UK inflation unexpectedly surges to 2.1% in May as Brits splurge after lockdown – and economists think prices have further to rise

UK woman shopping shops red bus economy reopens London
Rising clothes prices helped push up inflation in May after non-essential stores reopened.

  • UK inflation unexpectedly jumped to 2.1% in May as the economy reopened, data showed Wednesday.
  • The reading was above analysts’ expectations and higher than the Bank of England’s 2% target.
  • Economists say prices have further to rise as more restrictions are lifted, at least in the short term.
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UK inflation shot up by 2.1% in May, more than economists were expecting and above the Bank of England’s target of 2%, as the reopening of the economy pushed up the cost of fuel, clothing, and meals out.

The 2.1% year-on-year increase was the biggest since July 2019, the Office for National Statistics said Wednesday, and compared with an increase of 1.5% in April.

Core inflation – which strips out volatile categories like food and energy – climbed 2% year-on-year, the most since August 2018.

The pound rose after the data was released, and traded 0.23% higher against the dollar at $1.411. Britain’s FTSE 100 stock index was up 0.27% in early trading.

The ONS said the rise in inflation in May was led by fuel prices. Part of the increase was due to so-called base effects, given that energy prices fell sharply in May 2020, the comparative month.

But clothing prices also added upward pressure as stores reopened and cut back on discounting. Meals and drinks consumed at pubs and restaurants also became more expensive after they were allowed to resume business in April.

The UK economy is gradually opening up again after the strict coronavirus lockdowns put in place in the winter.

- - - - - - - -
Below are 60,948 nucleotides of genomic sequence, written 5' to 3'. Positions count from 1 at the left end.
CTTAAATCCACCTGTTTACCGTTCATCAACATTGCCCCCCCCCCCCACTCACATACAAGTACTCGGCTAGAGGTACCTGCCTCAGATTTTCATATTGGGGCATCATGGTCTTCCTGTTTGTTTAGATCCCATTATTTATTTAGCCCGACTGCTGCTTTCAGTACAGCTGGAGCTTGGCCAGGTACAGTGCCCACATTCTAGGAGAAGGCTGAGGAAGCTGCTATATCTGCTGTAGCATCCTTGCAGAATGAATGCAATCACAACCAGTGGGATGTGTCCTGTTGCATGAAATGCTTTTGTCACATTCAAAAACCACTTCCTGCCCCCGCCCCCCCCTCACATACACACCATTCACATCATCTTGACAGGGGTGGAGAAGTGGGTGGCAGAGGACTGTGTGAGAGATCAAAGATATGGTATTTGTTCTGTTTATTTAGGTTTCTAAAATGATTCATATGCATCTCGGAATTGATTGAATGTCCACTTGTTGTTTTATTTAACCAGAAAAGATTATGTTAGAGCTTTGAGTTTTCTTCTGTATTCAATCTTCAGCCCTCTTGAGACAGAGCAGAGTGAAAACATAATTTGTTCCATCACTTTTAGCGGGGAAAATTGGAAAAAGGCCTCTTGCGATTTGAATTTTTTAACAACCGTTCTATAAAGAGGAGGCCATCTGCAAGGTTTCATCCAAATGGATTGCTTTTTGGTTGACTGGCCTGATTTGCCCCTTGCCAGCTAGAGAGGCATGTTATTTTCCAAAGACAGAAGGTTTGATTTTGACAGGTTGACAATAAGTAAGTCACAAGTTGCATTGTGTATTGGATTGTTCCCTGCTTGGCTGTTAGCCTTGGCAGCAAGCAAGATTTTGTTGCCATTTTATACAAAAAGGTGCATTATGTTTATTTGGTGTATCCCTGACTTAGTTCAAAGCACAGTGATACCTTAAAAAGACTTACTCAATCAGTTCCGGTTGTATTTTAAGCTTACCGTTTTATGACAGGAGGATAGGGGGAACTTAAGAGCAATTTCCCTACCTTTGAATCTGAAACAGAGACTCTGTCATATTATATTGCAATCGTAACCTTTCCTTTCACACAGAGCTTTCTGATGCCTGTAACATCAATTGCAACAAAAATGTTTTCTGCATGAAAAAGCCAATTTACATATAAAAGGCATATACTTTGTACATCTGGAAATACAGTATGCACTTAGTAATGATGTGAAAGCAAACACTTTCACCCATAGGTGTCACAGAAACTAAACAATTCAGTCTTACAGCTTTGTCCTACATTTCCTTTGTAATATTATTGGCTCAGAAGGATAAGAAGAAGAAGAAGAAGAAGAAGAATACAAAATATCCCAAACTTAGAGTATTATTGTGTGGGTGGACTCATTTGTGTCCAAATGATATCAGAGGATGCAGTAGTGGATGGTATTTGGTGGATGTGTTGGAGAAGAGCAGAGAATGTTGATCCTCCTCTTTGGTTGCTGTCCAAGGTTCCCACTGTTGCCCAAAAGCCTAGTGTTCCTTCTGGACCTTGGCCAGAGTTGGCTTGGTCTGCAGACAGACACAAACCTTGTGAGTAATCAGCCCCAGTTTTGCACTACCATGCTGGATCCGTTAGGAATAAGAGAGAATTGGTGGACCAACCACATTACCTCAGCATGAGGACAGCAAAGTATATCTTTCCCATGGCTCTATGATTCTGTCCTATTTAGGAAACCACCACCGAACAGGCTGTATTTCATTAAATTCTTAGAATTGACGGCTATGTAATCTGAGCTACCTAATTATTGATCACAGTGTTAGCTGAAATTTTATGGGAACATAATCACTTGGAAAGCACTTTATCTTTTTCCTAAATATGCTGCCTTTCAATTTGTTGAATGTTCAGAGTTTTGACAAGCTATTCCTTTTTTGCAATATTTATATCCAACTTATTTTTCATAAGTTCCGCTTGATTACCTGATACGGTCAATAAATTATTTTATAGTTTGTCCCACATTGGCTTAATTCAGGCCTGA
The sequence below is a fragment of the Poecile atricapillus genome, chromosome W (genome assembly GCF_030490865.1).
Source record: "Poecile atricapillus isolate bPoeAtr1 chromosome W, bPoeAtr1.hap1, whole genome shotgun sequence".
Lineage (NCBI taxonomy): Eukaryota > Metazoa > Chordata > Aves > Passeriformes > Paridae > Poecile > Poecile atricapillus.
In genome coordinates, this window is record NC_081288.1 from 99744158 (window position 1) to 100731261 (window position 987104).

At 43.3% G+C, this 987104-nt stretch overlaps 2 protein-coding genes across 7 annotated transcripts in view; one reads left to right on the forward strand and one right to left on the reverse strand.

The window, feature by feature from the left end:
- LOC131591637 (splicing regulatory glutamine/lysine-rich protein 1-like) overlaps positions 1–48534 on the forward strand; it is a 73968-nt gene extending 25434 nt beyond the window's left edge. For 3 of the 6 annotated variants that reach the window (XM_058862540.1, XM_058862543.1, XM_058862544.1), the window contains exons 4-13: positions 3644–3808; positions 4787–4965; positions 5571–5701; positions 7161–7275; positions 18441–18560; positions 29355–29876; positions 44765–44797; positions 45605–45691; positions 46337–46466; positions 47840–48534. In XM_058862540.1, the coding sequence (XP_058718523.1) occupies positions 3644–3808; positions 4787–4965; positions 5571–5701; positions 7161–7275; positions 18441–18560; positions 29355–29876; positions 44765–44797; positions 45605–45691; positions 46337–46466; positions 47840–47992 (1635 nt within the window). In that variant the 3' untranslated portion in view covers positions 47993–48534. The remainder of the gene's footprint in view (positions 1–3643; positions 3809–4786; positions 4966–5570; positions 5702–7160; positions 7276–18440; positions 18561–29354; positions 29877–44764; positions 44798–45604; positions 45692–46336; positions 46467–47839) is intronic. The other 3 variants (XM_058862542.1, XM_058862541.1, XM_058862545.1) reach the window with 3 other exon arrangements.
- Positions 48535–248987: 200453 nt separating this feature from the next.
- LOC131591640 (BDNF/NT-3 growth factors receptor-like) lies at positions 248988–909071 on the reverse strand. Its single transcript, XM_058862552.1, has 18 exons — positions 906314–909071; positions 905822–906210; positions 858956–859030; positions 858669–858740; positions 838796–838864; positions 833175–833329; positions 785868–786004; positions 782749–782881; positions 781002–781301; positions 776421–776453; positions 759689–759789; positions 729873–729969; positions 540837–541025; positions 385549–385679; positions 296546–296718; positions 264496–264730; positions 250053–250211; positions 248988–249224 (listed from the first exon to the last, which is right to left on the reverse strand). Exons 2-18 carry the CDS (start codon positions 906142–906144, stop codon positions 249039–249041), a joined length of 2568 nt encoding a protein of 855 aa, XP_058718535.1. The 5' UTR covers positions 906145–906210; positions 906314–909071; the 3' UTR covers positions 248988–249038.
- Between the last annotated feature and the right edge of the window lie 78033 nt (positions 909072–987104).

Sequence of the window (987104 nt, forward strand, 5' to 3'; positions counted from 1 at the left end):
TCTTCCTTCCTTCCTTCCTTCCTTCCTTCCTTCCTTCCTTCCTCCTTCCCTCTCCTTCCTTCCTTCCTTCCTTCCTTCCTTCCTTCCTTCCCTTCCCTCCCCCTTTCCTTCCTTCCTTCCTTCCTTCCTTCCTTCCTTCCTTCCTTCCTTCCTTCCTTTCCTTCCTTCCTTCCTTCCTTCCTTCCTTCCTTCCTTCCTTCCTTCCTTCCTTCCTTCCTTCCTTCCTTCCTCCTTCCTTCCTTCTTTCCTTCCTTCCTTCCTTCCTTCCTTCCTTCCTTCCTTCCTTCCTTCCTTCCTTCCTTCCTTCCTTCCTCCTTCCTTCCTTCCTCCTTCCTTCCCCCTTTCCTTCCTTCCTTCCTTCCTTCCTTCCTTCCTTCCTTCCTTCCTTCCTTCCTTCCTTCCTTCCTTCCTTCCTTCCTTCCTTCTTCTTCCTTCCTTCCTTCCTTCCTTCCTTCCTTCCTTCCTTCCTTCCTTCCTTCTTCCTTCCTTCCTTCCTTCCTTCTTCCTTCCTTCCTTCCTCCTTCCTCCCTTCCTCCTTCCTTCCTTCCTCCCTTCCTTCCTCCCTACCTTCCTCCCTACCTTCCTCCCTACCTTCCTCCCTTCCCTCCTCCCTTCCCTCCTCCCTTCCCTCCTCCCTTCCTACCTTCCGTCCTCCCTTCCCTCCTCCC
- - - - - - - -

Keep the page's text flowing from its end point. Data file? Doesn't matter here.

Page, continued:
May’s inflation data was collected before the English government loosened restrictions further in the middle of the month, said Samuel Tombs, chief UK economist at Pantheon Macroeconomics. That means “we likely will see a further, broader-based recovery in services inflation in June’s data.”

He added: “Looking ahead, we expect [consumer price index] inflation to peak at about 2.8% towards the end of this year.”

Such a rise would be well above the Bank of England’s 2% target, potentially putting pressure on the central bank to pull back on its support for the economy.

However, like the Federal Reserve in the US and European Central Bank in the eurozone, the BoE thinks strong rises in inflation will be a temporary feature of the reopening of economies.

Hannah Audino, economist at PwC, said: “We expect the Bank of England to see through the recent rise in inflation and continue to prioritize supporting the recovery with low interest rates, over reducing inflation.”

“It is important to interpret the latest data in the context of the low prices we saw 12 months ago during the pandemic,” Audino said. “This means that so-called ‘base effects’ are driving up the rate of inflation, and will likely do so for a few more months.”

Willem Sels, chief investment officer at HSBC’s private bank, said: “Although UK CPI may now further overshoot the Bank of England’s 2% target, we still think it will come down again to around 2% in 2022.”

Signs that inflationary pressures are building came in the latest readings on UK producer price inflation, also released Wednesday. Prices of manufactured goods increased by 4.6% in May year-on-year, compared with 4% in April, the ONS said. Meanwhile, costs for UK producers jumped 10.7%, the highest rate of growth for input prices since September 2011.